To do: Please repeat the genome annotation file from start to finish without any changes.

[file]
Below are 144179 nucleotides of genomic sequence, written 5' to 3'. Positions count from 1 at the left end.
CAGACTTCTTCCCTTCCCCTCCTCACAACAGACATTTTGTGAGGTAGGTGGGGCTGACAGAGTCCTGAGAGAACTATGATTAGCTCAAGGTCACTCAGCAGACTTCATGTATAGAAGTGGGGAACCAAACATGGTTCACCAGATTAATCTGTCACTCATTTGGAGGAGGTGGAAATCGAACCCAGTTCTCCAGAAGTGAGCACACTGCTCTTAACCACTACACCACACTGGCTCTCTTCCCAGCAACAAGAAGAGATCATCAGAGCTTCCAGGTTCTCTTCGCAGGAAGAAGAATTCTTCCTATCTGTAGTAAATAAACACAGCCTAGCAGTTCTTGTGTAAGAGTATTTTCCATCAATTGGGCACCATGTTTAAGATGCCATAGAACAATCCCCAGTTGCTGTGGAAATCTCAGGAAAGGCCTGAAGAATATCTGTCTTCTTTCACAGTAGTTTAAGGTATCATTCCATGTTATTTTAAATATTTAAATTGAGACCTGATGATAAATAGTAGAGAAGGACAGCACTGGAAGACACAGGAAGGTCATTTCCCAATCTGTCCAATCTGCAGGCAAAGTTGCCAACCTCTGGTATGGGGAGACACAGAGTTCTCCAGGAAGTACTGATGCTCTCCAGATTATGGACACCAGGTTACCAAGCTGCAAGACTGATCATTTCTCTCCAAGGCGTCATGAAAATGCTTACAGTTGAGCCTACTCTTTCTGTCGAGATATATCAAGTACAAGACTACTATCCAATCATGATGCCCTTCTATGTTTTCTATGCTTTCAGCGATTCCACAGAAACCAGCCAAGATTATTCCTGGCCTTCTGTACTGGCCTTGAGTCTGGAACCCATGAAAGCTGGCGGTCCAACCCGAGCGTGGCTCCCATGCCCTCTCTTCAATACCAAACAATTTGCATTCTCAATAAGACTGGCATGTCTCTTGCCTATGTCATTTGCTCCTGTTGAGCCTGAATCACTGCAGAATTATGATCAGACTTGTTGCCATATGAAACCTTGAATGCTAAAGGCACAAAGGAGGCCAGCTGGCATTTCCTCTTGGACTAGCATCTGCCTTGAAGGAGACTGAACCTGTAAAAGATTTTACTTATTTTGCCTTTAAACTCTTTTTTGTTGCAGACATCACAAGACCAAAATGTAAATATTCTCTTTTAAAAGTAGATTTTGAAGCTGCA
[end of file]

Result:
Below are 144179 nucleotides of genomic sequence, written 5' to 3'. Positions count from 1 at the left end.
CAGACTTCTTCCCTTCCCCTCCTCACAACAGACATTTTGTGAGGTAGGTGGGGCTGACAGAGTCCTGAGAGAACTATGATTAGCTCAAGGTCACTCAGCAGACTTCATGTATAGAAGTGGGGAACCAAACATGGTTCACCAGATTAATCTGTCACTCATTTGGAGGAGGTGGAAATCGAACCCAGTTCTCCAGAAGTGAGCACACTGCTCTTAACCACTACACCACACTGGCTCTCTTCCCAGCAACAAGAAGAGATCATCAGAGCTTCCAGGTTCTCTTCGCAGGAAGAAGAATTCTTCCTATCTGTAGTAAATAAACACAGCCTAGCAGTTCTTGTGTAAGAGTATTTTCCATCAATTGGGCACCATGTTTAAGATGCCATAGAACAATCCCCAGTTGCTGTGGAAATCTCAGGAAAGGCCTGAAGAATATCTGTCTTCTTTCACAGTAGTTTAAGGTATCATTCCATGTTATTTTAAATATTTAAATTGAGACCTGATGATAAATAGTAGAGAAGGACAGCACTGGAAGACACAGGAAGGTCATTTCCCAATCTGTCCAATCTGCAGGCAAAGTTGCCAACCTCTGGTATGGGGAGACACAGAGTTCTCCAGGAAGTACTGATGCTCTCCAGATTATGGACACCAGGTTACCAAGCTGCAAGACTGATCATTTCTCTCCAAGGCGTCATGAAAATGCTTACAGTTGAGCCTACTCTTTCTGTCGAGATATATCAAGTACAAGACTACTATCCAATCATGATGCCCTTCTATGTTTTCTATGCTTTCAGCGATTCCACAGAAACCAGCCAAGATTATTCCTGGCCTTCTGTACTGGCCTTGAGTCTGGAACCCATGAAAGCTGGCGGTCCAACCCGAGCGTGGCTCCCATGCCCTCTCTTCAATACCAAACAATTTGCATTCTCAATAAGACTGGCATGTCTCTTGCCTATGTCATTTGCTCCTGTTGAGCCTGAATCACTGCAGAATTATGATCAGACTTGTTGCCATATGAAACCTTGAATGCTAAAGGCACAAAGGAGGCCAGCTGGCATTTCCTCTTGGACTAGCATCTGCCTTGAAGGAGACTGAACCTGTAAAAGATTTTACTTATTTTGCCTTTAAACTCTTTTTTGTTGCAGACATCACAAGACCAAAATGTAAATATTCTCTTTTAAAAGTAGATTTTGAAGCTGCA